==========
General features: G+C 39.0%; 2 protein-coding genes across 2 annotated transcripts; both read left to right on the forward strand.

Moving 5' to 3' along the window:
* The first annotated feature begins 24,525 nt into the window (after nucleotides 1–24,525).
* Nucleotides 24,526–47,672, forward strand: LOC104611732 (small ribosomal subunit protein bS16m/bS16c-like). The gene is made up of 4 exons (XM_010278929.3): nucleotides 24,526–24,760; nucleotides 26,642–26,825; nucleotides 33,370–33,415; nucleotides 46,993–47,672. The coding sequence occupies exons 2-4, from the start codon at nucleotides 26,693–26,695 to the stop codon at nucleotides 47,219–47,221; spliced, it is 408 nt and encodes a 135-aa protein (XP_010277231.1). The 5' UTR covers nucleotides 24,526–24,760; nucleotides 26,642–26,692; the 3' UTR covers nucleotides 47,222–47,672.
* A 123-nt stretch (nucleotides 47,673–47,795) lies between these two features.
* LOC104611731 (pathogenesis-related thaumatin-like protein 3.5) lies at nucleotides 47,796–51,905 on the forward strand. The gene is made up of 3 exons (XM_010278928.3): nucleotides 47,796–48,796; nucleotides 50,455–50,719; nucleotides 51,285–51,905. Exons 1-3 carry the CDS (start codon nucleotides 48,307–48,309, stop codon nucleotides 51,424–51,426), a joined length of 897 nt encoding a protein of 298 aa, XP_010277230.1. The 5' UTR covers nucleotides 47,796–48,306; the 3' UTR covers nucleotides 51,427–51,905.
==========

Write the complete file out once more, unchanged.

General features: G+C 39.0%; 2 protein-coding genes across 2 annotated transcripts; both read left to right on the forward strand.

Moving 5' to 3' along the window:
* The first annotated feature begins 24,525 nt into the window (after nucleotides 1–24,525).
* Nucleotides 24,526–47,672, forward strand: LOC104611732 (small ribosomal subunit protein bS16m/bS16c-like). The gene is made up of 4 exons (XM_010278929.3): nucleotides 24,526–24,760; nucleotides 26,642–26,825; nucleotides 33,370–33,415; nucleotides 46,993–47,672. The coding sequence occupies exons 2-4, from the start codon at nucleotides 26,693–26,695 to the stop codon at nucleotides 47,219–47,221; spliced, it is 408 nt and encodes a 135-aa protein (XP_010277231.1). The 5' UTR covers nucleotides 24,526–24,760; nucleotides 26,642–26,692; the 3' UTR covers nucleotides 47,222–47,672.
* A 123-nt stretch (nucleotides 47,673–47,795) lies between these two features.
* LOC104611731 (pathogenesis-related thaumatin-like protein 3.5) lies at nucleotides 47,796–51,905 on the forward strand. The gene is made up of 3 exons (XM_010278928.3): nucleotides 47,796–48,796; nucleotides 50,455–50,719; nucleotides 51,285–51,905. Exons 1-3 carry the CDS (start codon nucleotides 48,307–48,309, stop codon nucleotides 51,424–51,426), a joined length of 897 nt encoding a protein of 298 aa, XP_010277230.1. The 5' UTR covers nucleotides 47,796–48,306; the 3' UTR covers nucleotides 51,427–51,905.